This time the recently resigned EPA’s Region 6 administrator will eagerly attack another fossil fuel, joining the litigious environmental group as part of its “Beyond Coal” campaign. If there was any question that Armendariz unfairly regulated the gas and oil businesses under his authority in Texas, Oklahoma, Louisiana and other neighboring states, the Sierra Club announcement left no doubt.

“I know how important it is to transition to cleaner sources of energy that don’t pollute the air that our children breathe,” he said, “and I’m proud to be working on a campaign with a proven track record for success.”

Inhofe proved prescient in remarks to National Journal on June 7th.

“Rather than testifying in the House and being accountable for carrying out the Obama-EPA’s ‘crucify them’ agenda, it appears Mr. Armendariz may have had a job interview with the Sierra Club,” Inhofe said. “With such an impressive job-killing resume, it would be no surprise if the Sierra Club is recruiting him for their ‘Beyond Gas’ campaign designed to ‘prevent any new gas plants from being built’ and to end natural gas production in this country.” 

Okay, so the Sooner senator mis-prognosticated about which attack agenda that Armendariz would focus. Nevertheless he noted that whether eco-activists are toiling in the government or for environmental pressure groups, they have a common mission.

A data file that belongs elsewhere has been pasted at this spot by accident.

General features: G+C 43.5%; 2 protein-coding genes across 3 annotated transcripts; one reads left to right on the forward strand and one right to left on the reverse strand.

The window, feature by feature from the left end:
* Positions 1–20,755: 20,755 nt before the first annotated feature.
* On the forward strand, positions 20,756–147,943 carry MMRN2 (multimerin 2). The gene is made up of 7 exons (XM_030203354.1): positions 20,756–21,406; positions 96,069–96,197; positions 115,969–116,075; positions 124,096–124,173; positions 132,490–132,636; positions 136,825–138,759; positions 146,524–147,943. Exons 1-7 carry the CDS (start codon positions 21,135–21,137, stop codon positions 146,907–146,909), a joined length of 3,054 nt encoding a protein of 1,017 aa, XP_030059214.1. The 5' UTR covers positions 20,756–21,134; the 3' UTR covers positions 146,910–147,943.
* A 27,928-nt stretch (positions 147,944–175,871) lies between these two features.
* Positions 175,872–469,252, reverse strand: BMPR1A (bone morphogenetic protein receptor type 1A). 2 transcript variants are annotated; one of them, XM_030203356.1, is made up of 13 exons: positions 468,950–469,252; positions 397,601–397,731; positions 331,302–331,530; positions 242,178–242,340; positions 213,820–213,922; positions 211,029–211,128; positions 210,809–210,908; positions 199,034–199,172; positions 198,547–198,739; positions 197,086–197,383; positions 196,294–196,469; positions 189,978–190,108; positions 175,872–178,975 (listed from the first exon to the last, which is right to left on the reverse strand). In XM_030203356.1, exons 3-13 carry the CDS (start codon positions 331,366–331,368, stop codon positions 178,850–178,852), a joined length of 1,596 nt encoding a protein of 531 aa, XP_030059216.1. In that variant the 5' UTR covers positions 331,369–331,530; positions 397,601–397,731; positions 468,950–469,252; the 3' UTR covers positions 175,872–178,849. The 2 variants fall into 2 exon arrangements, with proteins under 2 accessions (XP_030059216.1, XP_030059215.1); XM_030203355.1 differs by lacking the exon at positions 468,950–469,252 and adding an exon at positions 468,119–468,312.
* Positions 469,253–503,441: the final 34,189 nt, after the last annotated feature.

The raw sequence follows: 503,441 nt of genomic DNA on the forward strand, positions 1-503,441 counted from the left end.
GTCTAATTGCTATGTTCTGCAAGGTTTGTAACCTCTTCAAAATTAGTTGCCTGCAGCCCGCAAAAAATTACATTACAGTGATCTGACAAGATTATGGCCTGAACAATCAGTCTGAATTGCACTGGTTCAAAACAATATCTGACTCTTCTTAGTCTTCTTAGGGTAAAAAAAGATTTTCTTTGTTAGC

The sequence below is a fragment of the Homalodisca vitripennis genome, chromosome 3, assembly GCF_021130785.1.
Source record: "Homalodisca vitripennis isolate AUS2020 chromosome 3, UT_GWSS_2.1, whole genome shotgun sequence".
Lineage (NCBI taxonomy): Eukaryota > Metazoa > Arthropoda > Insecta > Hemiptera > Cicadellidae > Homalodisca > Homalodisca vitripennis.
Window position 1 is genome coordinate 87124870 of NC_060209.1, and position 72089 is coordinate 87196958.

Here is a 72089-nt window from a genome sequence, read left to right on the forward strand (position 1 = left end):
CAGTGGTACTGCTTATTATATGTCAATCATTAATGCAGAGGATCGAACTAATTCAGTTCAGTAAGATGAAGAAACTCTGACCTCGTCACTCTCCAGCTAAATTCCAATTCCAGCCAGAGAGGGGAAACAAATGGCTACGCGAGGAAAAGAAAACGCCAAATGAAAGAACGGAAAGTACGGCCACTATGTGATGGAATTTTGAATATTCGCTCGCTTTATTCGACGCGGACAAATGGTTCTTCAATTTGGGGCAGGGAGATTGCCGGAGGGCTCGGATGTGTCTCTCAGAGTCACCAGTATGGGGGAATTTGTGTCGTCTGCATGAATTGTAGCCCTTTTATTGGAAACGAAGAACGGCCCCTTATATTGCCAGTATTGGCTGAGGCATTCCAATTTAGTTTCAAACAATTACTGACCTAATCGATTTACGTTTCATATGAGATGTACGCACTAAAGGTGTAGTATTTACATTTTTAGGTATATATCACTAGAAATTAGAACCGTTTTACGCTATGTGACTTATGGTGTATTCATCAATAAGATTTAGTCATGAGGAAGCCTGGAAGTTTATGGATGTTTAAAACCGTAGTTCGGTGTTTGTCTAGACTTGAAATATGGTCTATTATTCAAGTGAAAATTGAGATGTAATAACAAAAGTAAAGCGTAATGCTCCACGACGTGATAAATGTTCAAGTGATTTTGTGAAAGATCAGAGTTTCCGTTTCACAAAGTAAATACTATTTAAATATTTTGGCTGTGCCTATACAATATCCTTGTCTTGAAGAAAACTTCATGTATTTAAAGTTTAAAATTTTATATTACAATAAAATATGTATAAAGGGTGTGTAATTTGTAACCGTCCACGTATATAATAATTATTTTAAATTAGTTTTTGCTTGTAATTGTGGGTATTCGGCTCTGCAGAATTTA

“Dr. Armendariz follows numerous Obama administration officials who have come from or moved to radical Left and green groups,” Inhofe said in a statement on Friday. “It’s as if there is a revolving door between the White House and organizations such as the Sierra Club and the Center for American Progress.”

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Midwest ranchers, lawmakers protest EPA flyovers

By David Pitt
Associated Press
Updated July 2, 2012

DES MOINES, Iowa (AP) — Midwest ranchers have never been enamored with environmental regulators, but they really began to complain after learning that federal inspectors were flying over their land to look for problems.

The Environmental Protection Agency flies over power plants and other facilities nationwide to identify potential air, water and land pollution. It began using aerial surveillance in the Midwest in 2010 to check farms for violations of federal clean water regulations.

Ranchers who object to the program said they're not trying to hide anything. It's the quiet approach the EPA took with the program designed to spot illegal disposal of animal waste that they find upsetting. Most were not even aware of the flyovers until regional EPA officials mentioned it at a meeting three months ago.

"For me, it just creeps into the 'Big Brother is watching you' area, to where the government just feels like it's getting more and more intrusive," said Buck Wehrbein, who manages a cattle feeding operation in Mead, Neb., about 30 miles west of Omaha.

EPA officials explained during a meeting with ranchers in West Point, Neb., that they lease small planes that fly EPA staffers over cattle operations. The staffers take photographs as they seek evidence of illegal animal waste running off into rivers and streams.